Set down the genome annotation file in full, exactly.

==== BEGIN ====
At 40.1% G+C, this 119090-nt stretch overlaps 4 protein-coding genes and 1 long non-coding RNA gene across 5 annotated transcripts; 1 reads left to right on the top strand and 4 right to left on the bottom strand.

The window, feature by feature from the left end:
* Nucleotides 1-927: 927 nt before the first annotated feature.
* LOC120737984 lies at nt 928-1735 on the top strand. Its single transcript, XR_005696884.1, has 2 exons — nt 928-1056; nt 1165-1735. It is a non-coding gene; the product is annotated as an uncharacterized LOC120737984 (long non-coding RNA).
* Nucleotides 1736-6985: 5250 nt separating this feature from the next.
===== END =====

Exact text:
At 40.1% G+C, this 119090-nt stretch overlaps 4 protein-coding genes and 1 long non-coding RNA gene across 5 annotated transcripts; 1 reads left to right on the top strand and 4 right to left on the bottom strand.

The window, feature by feature from the left end:
* Nucleotides 1-927: 927 nt before the first annotated feature.
* LOC120737984 lies at nt 928-1735 on the top strand. Its single transcript, XR_005696884.1, has 2 exons — nt 928-1056; nt 1165-1735. It is a non-coding gene; the product is annotated as an uncharacterized LOC120737984 (long non-coding RNA).
* Nucleotides 1736-6985: 5250 nt separating this feature from the next.